Anjy Ou: No black people were paid in the making of this song and video. The clothes they wear, styled like Congolese dandies? European and Asian designers, who aren’t even using African fabrics. The song? Written and produced in-house by Hitman Bang & co. The choreography? Done by a yet-unnamed person, but no black person would miss a chance to hype themselves up, so they’re definitely not black. Qgom was everyone’s favourite South African house genre last year (except here, where DJ Maphorisa’s “Midnight Starring” went criminally unnoticed), so it was ripe for the plucking. But with BTS’s current level of fame, previously unheard of for a K-pop group, surely they could have found an SA house producer to make them a beat? I probably would just be annoyed and not offended if they hadn’t then thrown in giraffes silhouetted against a desert sunset and had a fucking East India Company ship sitting on their table. I thought we left safari-chic back in 2009. Without any actual black people involved, “Idol” is just another example of a K-pop group carelessly borrowing from a culture they know nothing about to get a hit track — which makes the title unfortunately spot-on. Not only does their message come off as disingenuous, the song also undermines the widely spread propaganda about the group’s respect for black culture. When it’s hip-hop, they cite their Coolio boot camp as proof of their respect for the genre — as if a few weeks running around with rappers baptizes them into the sacred group of non-black people who are “down.” Even if that were true, why didn’t they do the same for South African culture or any of the African cultures they borrow from in this video? Why is it okay to simply consume and reproduce “African culture” via YouTube tutorials as opposed to actually connecting with and working with real, living contemporary African creatives? The answer is the same it’s always been: the myth of Africa is easier to swallow (and appropriate) than the reality of the Africas. At least the prevalence of hip-hop and R&B in K-pop has led to black people actually getting paid for their music. Not the case here. While qgom pulls back on all its other elements and lets the bass reign supreme, “Idol” cranks everything up to 11 and gives you your typical K-pop assault to the eardrums. With the blaring europop horns thrown in, the cognitive dissonance is just too much to handle. It’s a bombastic facsimile of the real thing meant for concert spectacle, for the uninformed or blindly adoring masses, and not for my dance floor.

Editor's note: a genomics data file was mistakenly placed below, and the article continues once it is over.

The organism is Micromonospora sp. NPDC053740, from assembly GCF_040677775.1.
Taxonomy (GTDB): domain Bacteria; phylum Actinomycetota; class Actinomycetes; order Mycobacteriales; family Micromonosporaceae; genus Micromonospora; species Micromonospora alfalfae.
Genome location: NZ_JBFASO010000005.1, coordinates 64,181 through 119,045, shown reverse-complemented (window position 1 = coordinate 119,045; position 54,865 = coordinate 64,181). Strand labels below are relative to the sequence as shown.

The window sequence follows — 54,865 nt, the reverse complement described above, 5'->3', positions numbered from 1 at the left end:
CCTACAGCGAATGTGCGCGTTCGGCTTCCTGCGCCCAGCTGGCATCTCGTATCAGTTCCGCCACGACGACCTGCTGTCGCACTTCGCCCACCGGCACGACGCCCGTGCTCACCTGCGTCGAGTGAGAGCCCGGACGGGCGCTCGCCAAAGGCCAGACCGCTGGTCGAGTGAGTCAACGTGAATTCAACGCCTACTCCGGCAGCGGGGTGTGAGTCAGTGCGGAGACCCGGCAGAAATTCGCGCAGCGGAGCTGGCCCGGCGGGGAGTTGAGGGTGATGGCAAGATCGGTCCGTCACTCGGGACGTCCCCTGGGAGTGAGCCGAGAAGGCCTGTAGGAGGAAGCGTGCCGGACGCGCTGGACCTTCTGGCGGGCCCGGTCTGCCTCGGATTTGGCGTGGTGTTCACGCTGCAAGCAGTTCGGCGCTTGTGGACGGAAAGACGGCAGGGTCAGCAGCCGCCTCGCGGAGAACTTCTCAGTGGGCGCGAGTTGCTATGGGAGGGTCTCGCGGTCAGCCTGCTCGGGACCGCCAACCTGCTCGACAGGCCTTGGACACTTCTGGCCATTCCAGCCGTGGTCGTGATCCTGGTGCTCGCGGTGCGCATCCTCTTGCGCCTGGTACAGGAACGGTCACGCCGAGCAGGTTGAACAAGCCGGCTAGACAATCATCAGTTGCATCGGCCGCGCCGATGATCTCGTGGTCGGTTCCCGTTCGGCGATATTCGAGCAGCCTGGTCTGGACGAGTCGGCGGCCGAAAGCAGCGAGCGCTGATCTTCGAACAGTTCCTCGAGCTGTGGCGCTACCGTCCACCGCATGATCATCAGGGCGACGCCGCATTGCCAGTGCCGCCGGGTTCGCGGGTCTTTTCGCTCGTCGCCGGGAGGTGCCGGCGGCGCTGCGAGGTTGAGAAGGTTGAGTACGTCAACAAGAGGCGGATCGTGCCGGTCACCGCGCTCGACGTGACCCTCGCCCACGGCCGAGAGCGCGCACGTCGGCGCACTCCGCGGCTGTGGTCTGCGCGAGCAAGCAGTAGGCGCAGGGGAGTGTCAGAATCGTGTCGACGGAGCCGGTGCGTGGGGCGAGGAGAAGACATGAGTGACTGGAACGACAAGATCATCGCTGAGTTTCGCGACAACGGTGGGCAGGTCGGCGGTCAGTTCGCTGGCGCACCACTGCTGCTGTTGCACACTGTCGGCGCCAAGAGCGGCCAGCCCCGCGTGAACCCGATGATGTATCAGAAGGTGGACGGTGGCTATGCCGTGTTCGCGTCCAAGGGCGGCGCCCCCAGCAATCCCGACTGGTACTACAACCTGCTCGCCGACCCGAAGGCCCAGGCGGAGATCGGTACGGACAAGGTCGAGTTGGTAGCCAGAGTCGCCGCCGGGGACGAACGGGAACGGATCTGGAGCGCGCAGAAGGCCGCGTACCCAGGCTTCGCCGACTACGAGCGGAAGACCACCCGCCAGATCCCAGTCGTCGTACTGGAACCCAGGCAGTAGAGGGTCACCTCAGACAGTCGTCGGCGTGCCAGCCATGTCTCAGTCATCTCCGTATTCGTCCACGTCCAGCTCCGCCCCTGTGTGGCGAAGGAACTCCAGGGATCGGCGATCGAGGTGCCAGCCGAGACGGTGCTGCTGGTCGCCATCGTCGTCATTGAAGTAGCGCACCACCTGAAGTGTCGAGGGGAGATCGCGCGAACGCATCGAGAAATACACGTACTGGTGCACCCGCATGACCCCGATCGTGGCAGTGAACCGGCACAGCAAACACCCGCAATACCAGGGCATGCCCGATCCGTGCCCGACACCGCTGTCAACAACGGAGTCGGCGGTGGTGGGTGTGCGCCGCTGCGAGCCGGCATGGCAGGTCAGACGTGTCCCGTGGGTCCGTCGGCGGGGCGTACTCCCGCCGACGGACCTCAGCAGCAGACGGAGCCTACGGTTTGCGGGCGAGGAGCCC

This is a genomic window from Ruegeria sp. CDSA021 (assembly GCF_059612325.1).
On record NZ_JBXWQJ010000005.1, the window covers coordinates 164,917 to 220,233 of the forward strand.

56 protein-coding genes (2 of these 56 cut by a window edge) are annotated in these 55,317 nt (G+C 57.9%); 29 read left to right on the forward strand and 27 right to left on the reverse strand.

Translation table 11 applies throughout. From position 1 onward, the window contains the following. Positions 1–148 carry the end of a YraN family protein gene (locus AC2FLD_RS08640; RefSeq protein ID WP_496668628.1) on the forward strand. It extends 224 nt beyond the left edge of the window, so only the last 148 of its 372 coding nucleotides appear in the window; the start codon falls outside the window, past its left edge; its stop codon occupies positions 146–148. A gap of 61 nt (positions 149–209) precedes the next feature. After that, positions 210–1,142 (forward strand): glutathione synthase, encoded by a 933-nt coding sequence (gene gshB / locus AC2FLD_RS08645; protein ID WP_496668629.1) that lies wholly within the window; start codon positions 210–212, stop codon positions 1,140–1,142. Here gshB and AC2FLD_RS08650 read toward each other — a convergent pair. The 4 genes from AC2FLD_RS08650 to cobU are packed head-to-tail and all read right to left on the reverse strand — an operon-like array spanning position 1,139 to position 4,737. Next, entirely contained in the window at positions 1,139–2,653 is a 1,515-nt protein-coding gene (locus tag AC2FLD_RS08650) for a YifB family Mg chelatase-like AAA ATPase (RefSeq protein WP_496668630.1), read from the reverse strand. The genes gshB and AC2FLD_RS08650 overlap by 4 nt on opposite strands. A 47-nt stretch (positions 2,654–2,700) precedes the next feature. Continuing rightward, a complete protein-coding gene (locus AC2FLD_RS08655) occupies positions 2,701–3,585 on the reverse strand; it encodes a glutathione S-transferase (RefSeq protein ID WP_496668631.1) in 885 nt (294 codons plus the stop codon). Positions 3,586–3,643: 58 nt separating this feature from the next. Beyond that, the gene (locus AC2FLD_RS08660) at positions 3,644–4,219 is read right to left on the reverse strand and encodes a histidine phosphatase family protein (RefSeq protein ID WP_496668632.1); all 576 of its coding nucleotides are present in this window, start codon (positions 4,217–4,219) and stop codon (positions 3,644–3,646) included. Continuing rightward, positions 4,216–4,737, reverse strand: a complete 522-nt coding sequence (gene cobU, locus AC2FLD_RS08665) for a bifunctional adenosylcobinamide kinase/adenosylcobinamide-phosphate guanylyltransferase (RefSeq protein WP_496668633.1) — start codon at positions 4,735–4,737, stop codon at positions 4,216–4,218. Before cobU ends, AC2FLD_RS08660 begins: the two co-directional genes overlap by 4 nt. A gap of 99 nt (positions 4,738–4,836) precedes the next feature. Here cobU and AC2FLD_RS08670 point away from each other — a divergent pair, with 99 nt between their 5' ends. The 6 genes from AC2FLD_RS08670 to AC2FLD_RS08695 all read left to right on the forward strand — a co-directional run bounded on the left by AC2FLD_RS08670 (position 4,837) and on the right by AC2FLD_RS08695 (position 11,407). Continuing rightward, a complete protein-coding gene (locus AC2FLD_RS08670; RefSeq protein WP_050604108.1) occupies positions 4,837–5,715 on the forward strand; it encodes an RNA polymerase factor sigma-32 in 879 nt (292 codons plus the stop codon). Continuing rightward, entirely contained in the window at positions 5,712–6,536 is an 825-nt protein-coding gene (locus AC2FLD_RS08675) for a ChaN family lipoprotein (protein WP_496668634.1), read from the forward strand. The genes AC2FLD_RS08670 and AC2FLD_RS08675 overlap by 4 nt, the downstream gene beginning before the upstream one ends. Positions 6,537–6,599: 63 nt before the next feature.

Alex Clifton: There is a lot about “Idol” that I like in theory: a diss track where the focus is less on haters than how much the boys love themselves; the traditional Korean storytelling interjections, inserted as an answer to criticism they’ve become too Western; the garish video, which is among the most Extra things I have ever witnessed. But the song itself never comes together for me. That incessant whistle in the background drives me NUTS, for one, and it destroys the backing. The verses, bridges, and chorus feel like they’ve been cobbled together from other songs and smushed together for lack of other ideas. Also, BTS has had better tracks in the past about hustling and not giving up, notably “Dope.” BTS deserve to brag–they have made it worldwide on a massive scale that no one ever predicted, especially for a band from a small entertainment company. That might be why “Dope” felt better, since they were relatable underdogs rather than one of the biggest bands in the world. As someone who usually loves kitchen-sink songs where every single sound is thrown in there and overproduced to hell, it turns out I have to draw a line somewhere, and evidently it’s here. Will I still yell the chorus when I see BTS in a few weeks’ time? I will lose my shit, guaranteed. But it won’t be the highlight of the show.